On a map, Yankee Flats Road’s descent to Salmon River Road looks pretty tame.
The reality is, the north end of the road is narrow, twisty and, according to one resident, began to slide into the valley some 100 feet below last winter.
While some work has been done, Silver Creek residents who travel the road daily are worried promises the road would be paved and barricades erected by the end of October will not be kept.
But an Oct. 30 email from the Ministry of Transportation and Infrastructure (MOTI) says paving will take place Friday, Nov. 2 – weather permitting.
“Spring flooding caused significant damage, and that’s why five different sections of Yankee Flats Road were reconstructed in late 2017,” reads the email. “Additional gravel was placed in these five locations about a month ago, and the condition of the road has been monitored daily by the ministry.”
Lynne Fortin has lived on Yankee Flats for two years and travels the road twice a day to go to and from work. She says the road is heavily used by logging trucks, semis, tankers and more.
She says the road started to slide down the precipitous east bank last winter with very little clearing of ice and snow taking place.
Calling it a “gong show,” Fortin says driving on the road was scary as people wondered if the rest of it was going to let go.
“It was horrible,” she says, noting that in spring, following many complaints made to road maintenance company JPW, repairs began. The company, which has the current road maintenance contract with MOTI, told road users the work would take about two weeks to complete.
“They were there ripping up and rebuilding the road for darn near two months,” she says, pointing out traffic was reduced to one lane and 20-minute waits Monday through Friday to go up or down the road were common. “At night, they had flaggers, but they were sleeping in their trucks.”
Once the road was stabilized by prep work, all the equipment was removed and residents believed paving would come soon.
When nothing more happened, Silver Creek residents called JPW’s Armstrong office, only to be told by a receptionist that she had no idea when the road would be paved but she would have someone return their calls – something Fortin says never happened.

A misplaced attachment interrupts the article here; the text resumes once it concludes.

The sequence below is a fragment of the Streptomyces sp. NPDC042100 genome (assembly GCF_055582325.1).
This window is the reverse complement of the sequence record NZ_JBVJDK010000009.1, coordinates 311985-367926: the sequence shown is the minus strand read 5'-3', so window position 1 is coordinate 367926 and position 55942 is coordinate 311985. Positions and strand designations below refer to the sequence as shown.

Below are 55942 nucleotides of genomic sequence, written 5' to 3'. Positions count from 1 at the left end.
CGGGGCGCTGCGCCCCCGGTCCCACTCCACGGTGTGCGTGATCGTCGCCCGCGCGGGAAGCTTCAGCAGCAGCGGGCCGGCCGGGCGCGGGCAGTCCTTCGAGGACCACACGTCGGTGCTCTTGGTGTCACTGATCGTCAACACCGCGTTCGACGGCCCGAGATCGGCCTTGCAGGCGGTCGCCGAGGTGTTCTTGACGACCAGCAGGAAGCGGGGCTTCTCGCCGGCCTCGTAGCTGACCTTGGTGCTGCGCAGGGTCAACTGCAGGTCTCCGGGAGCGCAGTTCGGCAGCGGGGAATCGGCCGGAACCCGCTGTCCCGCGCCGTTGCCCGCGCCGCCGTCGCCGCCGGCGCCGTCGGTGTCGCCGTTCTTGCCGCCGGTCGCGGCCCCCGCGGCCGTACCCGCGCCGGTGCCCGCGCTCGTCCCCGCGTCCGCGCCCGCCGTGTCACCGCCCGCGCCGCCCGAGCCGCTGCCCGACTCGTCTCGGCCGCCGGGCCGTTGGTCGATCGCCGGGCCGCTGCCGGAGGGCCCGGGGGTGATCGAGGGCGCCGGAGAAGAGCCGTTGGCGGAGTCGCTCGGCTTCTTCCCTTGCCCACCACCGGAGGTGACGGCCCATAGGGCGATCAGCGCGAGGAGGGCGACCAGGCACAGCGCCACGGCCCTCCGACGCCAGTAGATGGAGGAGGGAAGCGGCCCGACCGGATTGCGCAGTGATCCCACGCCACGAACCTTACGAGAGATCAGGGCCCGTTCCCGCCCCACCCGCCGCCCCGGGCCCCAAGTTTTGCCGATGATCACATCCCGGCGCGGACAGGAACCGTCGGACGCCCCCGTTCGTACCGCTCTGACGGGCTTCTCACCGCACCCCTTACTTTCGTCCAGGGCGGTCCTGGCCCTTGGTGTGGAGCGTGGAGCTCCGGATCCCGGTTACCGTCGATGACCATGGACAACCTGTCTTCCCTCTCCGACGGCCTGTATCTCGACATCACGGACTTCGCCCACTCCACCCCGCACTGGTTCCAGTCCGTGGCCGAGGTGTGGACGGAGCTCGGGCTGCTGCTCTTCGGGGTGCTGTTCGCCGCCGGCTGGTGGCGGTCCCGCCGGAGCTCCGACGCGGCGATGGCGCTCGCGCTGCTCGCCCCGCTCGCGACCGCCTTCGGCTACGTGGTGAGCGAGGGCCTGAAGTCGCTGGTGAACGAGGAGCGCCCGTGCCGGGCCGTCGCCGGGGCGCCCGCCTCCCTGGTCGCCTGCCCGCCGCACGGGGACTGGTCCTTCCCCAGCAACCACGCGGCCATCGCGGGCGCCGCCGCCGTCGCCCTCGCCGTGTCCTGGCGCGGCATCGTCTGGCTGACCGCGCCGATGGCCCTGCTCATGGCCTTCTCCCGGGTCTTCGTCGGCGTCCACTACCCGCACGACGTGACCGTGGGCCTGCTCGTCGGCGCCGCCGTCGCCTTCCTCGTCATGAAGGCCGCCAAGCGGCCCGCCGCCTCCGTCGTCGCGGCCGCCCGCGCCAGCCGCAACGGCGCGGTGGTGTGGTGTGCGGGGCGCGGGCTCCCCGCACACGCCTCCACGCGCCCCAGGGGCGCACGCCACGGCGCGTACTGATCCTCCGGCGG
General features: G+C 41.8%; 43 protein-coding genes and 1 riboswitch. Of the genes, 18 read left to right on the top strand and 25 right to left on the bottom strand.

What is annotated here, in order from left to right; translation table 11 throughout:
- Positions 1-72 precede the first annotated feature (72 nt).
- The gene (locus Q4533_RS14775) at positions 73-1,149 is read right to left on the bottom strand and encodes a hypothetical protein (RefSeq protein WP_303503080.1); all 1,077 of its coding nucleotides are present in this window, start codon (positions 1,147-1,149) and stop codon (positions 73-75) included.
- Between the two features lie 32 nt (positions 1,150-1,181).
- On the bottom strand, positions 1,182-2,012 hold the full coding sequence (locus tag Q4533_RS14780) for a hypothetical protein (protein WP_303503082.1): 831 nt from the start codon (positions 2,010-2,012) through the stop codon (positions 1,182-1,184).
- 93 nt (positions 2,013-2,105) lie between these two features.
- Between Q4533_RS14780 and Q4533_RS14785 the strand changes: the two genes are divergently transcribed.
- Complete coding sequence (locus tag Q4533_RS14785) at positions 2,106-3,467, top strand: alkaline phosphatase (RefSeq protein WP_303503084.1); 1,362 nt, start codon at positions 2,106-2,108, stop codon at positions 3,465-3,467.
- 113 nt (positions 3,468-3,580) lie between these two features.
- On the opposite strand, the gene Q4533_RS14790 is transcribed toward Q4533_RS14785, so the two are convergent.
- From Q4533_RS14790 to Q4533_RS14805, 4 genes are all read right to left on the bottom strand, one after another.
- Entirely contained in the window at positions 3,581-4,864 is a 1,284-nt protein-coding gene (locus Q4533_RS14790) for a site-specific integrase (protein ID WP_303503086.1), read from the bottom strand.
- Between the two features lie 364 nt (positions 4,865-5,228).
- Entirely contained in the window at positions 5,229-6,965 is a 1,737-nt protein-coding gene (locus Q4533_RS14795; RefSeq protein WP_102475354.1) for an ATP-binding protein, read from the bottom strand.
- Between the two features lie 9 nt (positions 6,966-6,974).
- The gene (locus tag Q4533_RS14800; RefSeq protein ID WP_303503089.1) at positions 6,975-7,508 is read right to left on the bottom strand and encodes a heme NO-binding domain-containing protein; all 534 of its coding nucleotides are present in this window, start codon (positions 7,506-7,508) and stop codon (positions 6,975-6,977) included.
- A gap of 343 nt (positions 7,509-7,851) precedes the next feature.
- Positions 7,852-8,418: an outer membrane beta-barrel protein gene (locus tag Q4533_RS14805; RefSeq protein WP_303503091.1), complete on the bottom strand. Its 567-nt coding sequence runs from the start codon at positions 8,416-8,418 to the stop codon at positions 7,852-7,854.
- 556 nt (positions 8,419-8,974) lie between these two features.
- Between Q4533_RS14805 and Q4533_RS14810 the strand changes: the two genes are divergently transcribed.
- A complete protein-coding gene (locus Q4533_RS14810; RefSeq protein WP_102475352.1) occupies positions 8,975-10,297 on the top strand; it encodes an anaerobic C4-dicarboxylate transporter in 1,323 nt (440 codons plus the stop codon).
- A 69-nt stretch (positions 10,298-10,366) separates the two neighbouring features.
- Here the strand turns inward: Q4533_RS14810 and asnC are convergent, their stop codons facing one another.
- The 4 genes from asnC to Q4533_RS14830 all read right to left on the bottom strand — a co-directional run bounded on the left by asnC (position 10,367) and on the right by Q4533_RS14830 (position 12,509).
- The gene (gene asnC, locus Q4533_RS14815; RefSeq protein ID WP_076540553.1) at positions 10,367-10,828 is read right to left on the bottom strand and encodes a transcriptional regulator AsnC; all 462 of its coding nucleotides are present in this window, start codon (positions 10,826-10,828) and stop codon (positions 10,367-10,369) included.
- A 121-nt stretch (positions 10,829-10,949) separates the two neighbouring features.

In late August, JPW advised residents the road was scheduled for paving but there was no firm time established.
Messages from concerned and impatient residents were posted throughout the summer and early fall on the Silver Creek Forum Facebook page questioning when the road issues would be addressed.
Columbia Shuswap Regional District Electoral Area D director Rene Talbot says he has followed up on every complaint he has received, passing them on to the Salmon Arm MOTI office as well as making MLA Greg Kyllo aware of the situation.
“I keep going after them; the ministry has been promising to pave Salmon River Road for two years and they keep putting it off,” he says of his frustration over lack of improvements to either Deep Creek or Salmon Valley roads. “They don’t give a damn about rural roads; they start things and never finish them.”
Talbot says he received an email from MOTI Area Manager Ken Namislo at the beginning of October saying the road would be paved on Oct. 15.
That email was posted on the Silver Creek Forum:
“Thursday, Oct. 11 they will be reshaping a portion of the road at the north end and expect 15 to 20-minute delays for three days; paving is planned for Monday, Oct. 15; guard rail installation, final works and clean-up could run to the end of October depending on the weather.”
More than a week later, the Yankee Flats site sits idle and road users worry that the snow will fall before the work is done.
“About a month ago they were putting in stakes and I asked, ‘do you know when they’re going to pave?” says Fortin. “One guy said ‘I don’t know anything’ and the other guy said ‘Yeah to make it look good.’ And cars since then have taken them out because there’s not enough room.”
A frustrated Fortin says when residents asked for protective barriers, traffic cones were set out instead – at least one lies beside a tree far below the road.
“We have a customer who worked for JPW who told us the company neglected to hire a paving company when they began the work,” says Fortin, who works at the Silver Creek Store. “Winter will wreck what they’ve done; they’ll have to come back.”